§ From Robert Gamble1
11 June 1805, Richmond. “My Son Robert—intending a tour to France & England—was preparing to go to Cherbourg in a ship which has commenced loading with Tobacco part of Which Will be under his controul but as she will not get off probably for a month—He has been induced to embrace the oportunity of a Brigg. Which will sail in about 10 days for Bordeaux from Norfolk—as a prospect of quicker passage & calculating that being in France a few Weeks before the ship with the Tobacco he is interested in, arives may be useful—He wishes to avail of this chance—And thus unexpectedly hurries me into a Measure, I intended at a more convenient time to have solicited—namely some letters of introduction to Such Characters in France as you would be disposed to mention him to. He is about 23 years of age, his object that of mercantile pursuit—and probably the tour may lay the foundation of commercial arrangements useful to our own Country as well his individual advantage.
“Having united him with my other Son, under the firm of John & Robert. Gamble. Junr. he will go as belonging to that concern—But I am Guaranty for his integrity & engagements.
“At a leisure time if you will be so obliging as to favor him with some letters for England—They can through me be forwarded to London or Liverpool in three or four Weeks. But in the present exigency I am impelled to intrude on your obliging disposition, by solliciting as speedily as possible a letter or letters to some Gentlemen in France in his behalf—as the Brigg in Which he goes, will sail in about 10 days from Norfolk as before mentioned, will allow but little time to obtain numerous letters he otherwise would be able to get—and am therefore constrained thus to entreat your friendly Auspeicions.2 Assured that his deportment will never give you cause to regret such patronage & introduction as your goodness will induce You to favor him with. Probably too, it may be well if he had from your office a Voucher of his being a natural born American Citizen & going under the protection of our Government—of this you will be Judge & on your friendship I rely.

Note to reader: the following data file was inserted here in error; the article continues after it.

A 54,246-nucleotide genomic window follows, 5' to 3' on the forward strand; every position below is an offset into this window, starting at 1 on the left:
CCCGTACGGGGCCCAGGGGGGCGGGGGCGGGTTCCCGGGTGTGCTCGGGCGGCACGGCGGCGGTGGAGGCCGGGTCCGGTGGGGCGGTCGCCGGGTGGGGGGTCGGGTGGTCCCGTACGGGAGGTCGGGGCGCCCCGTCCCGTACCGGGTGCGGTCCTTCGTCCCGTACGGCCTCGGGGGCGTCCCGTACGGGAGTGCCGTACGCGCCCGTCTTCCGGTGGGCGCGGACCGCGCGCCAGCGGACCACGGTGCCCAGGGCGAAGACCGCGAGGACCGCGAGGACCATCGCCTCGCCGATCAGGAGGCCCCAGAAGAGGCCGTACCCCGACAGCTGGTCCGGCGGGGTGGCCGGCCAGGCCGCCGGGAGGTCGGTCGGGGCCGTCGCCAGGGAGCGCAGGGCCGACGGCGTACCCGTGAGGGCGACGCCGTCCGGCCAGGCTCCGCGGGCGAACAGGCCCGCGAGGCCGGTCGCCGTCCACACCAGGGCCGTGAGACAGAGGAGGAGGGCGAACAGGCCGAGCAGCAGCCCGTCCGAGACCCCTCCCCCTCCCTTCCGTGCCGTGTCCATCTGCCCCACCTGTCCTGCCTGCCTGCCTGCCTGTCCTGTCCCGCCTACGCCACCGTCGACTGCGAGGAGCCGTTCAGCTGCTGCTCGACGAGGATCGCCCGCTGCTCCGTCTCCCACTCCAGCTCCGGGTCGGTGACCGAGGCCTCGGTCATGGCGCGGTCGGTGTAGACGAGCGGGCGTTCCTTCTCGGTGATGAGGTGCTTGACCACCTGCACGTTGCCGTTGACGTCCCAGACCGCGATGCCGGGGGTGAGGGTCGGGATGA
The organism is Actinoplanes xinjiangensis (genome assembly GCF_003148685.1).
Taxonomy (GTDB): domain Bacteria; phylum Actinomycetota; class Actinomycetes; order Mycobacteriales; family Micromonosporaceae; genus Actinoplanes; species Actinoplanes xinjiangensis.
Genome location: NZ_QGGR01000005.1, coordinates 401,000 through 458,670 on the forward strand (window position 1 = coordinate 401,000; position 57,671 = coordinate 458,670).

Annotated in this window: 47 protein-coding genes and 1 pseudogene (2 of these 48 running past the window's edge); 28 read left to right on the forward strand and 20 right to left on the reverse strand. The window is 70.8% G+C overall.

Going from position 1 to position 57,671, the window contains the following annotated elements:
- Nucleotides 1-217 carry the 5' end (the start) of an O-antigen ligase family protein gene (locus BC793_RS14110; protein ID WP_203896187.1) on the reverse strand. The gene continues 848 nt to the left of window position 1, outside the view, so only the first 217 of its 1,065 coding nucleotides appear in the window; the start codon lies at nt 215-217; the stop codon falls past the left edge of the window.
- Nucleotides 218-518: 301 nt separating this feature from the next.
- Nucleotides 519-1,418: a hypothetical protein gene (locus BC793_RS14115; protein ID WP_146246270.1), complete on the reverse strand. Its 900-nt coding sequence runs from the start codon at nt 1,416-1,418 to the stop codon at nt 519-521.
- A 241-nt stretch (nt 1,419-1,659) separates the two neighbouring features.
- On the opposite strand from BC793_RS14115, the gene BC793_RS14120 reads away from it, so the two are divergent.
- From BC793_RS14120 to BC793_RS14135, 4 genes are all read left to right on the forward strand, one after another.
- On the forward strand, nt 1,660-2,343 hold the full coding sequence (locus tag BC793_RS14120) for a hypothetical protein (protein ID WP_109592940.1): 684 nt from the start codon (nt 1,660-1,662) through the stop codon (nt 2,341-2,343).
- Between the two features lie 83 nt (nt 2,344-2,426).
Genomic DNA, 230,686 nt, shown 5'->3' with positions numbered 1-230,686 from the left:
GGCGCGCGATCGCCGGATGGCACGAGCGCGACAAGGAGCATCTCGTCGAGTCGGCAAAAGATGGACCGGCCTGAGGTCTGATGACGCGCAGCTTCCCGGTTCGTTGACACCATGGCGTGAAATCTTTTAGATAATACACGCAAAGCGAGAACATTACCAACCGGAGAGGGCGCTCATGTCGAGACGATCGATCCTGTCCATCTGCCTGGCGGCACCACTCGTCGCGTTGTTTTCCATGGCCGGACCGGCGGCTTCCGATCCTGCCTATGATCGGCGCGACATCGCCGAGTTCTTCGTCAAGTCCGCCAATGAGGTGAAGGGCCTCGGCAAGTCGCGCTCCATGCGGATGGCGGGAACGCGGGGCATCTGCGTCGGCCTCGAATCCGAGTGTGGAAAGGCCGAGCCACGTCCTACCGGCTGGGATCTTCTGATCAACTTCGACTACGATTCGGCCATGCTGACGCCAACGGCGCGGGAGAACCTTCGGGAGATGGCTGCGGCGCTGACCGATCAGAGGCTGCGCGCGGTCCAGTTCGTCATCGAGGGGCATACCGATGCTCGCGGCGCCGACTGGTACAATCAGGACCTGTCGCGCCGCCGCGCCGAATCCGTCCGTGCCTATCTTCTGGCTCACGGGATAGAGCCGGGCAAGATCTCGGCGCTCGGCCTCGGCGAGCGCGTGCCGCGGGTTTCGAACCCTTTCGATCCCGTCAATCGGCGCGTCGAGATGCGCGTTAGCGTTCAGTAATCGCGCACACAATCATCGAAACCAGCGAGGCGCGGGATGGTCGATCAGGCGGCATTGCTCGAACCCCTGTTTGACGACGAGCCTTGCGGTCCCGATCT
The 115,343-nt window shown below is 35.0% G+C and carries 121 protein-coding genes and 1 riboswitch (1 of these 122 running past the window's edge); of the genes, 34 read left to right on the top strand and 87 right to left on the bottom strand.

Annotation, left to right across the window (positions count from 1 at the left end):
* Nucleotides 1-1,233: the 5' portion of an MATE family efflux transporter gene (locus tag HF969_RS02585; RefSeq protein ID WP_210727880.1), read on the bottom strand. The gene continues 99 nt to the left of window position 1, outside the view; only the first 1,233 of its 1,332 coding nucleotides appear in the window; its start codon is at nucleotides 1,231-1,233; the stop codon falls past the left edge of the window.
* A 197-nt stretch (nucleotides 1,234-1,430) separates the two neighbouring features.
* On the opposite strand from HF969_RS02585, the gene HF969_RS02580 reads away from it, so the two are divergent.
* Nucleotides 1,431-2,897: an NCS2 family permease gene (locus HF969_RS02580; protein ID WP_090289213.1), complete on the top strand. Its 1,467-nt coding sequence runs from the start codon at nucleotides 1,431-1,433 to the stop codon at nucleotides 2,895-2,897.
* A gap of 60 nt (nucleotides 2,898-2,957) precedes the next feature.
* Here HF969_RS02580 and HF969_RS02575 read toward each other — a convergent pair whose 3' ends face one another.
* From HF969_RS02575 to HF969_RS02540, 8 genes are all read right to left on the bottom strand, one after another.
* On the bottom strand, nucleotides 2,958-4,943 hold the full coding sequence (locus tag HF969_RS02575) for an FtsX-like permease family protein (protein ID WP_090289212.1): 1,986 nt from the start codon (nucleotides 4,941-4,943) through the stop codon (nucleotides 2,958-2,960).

“Altho’ it is not calculated that he will stand in need of pecuniary aid from other sources than his own—yet accidents may occur, that a conditional provision may be prudent Lest some incident may happen of that nature—I trust it would not interfere with your official station, to permit friendship to obtain to a certain extent—if occasion requires Say three or four hundred dollars which will be thankfully remunirated either in Europe or this country as he may stipulate. I have taken the liberty to mention the Circumstance to the President of the United States3—and should the publick service require—He will carefully take any letters or dispatches to paris &c Which may be committed in charge to him.
“Excuse my Dear sir the intrusion—on your time & friendship—Which the occasion induces me to make. Your obliging compliance will be thankfully remembered.”
RC (DLC). 3 pp.
1. Augusta County, Virginia, native Robert Gamble (1754–1810) left his mercantile career at the start of the American Revolution and served for the duration of the war. Following the war he was a merchant in Staunton and then Richmond (“Letters to Jefferson from Archibald Carey and Robert Gamble,” WMQ, description begins William and Mary Quarterly. description ends 2d ser., 6 : 130 n. 4; PJM, description begins William T. Hutchinson et al., eds., The Papers of James Madison (1st ser., vols. 1–10, Chicago, 1962–77; vols. 11–17, Charlottesville, Va., 1977–91). description ends 15:122 n. 2).
2. JM provided the requested introduction for Robert Gamble Jr. in his 14 June 1805 letter to William Lee, in which he placed an order for wine; the younger Gamble transmitted the letter.
3. Gamble also wrote to Jefferson on 11 June. In his 15 June 1805 reply (DLC: Jefferson Papers), Jefferson enclosed a passport and said that although he had been forced by the pressure of the many requests he had received since becoming president to refrain from providing letters of introduction, he was willing to mention individuals in his private letters to U.S. foreign ministers and would mention Gamble’s son in letters he planned to write to John Armstrong and James Monroe.